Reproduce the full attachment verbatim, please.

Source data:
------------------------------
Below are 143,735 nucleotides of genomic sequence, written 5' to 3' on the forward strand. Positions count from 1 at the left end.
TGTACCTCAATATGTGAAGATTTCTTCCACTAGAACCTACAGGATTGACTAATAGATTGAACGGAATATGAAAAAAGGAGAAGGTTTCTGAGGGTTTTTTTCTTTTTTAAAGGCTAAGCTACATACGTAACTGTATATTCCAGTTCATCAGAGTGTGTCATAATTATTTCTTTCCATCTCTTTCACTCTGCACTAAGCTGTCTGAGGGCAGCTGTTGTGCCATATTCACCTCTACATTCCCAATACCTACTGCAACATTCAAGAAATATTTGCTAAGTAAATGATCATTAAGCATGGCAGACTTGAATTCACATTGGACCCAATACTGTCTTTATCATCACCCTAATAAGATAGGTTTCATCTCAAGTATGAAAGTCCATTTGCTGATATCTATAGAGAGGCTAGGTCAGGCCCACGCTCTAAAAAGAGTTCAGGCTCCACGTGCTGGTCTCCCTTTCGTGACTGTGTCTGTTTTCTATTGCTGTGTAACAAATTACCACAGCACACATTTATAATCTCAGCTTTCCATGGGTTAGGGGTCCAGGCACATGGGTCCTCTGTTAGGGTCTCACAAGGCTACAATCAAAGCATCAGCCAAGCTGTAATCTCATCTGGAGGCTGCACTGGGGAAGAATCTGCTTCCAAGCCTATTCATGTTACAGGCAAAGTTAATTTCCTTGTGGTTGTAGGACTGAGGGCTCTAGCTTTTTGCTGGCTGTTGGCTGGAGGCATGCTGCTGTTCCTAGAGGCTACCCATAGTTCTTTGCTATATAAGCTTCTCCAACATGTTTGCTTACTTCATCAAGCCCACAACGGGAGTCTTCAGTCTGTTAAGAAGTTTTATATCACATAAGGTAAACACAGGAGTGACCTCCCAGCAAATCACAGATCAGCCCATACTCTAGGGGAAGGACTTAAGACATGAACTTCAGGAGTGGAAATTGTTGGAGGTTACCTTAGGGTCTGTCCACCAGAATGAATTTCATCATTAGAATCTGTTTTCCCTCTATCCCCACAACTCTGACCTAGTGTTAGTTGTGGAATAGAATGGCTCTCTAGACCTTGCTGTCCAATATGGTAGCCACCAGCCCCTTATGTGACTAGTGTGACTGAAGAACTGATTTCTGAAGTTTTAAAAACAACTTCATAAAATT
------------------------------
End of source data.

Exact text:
Below are 143,735 nucleotides of genomic sequence, written 5' to 3' on the forward strand. Positions count from 1 at the left end.
TGTACCTCAATATGTGAAGATTTCTTCCACTAGAACCTACAGGATTGACTAATAGATTGAACGGAATATGAAAAAAGGAGAAGGTTTCTGAGGGTTTTTTTCTTTTTTAAAGGCTAAGCTACATACGTAACTGTATATTCCAGTTCATCAGAGTGTGTCATAATTATTTCTTTCCATCTCTTTCACTCTGCACTAAGCTGTCTGAGGGCAGCTGTTGTGCCATATTCACCTCTACATTCCCAATACCTACTGCAACATTCAAGAAATATTTGCTAAGTAAATGATCATTAAGCATGGCAGACTTGAATTCACATTGGACCCAATACTGTCTTTATCATCACCCTAATAAGATAGGTTTCATCTCAAGTATGAAAGTCCATTTGCTGATATCTATAGAGAGGCTAGGTCAGGCCCACGCTCTAAAAAGAGTTCAGGCTCCACGTGCTGGTCTCCCTTTCGTGACTGTGTCTGTTTTCTATTGCTGTGTAACAAATTACCACAGCACACATTTATAATCTCAGCTTTCCATGGGTTAGGGGTCCAGGCACATGGGTCCTCTGTTAGGGTCTCACAAGGCTACAATCAAAGCATCAGCCAAGCTGTAATCTCATCTGGAGGCTGCACTGGGGAAGAATCTGCTTCCAAGCCTATTCATGTTACAGGCAAAGTTAATTTCCTTGTGGTTGTAGGACTGAGGGCTCTAGCTTTTTGCTGGCTGTTGGCTGGAGGCATGCTGCTGTTCCTAGAGGCTACCCATAGTTCTTTGCTATATAAGCTTCTCCAACATGTTTGCTTACTTCATCAAGCCCACAACGGGAGTCTTCAGTCTGTTAAGAAGTTTTATATCACATAAGGTAAACACAGGAGTGACCTCCCAGCAAATCACAGATCAGCCCATACTCTAGGGGAAGGACTTAAGACATGAACTTCAGGAGTGGAAATTGTTGGAGGTTACCTTAGGGTCTGTCCACCAGAATGAATTTCATCATTAGAATCTGTTTTCCCTCTATCCCCACAACTCTGACCTAGTGTTAGTTGTGGAATAGAATGGCTCTCTAGACCTTGCTGTCCAATATGGTAGCCACCAGCCCCTTATGTGACTAGTGTGACTGAAGAACTGATTTCTGAAGTTTTAAAAACAACTTCATAAAATT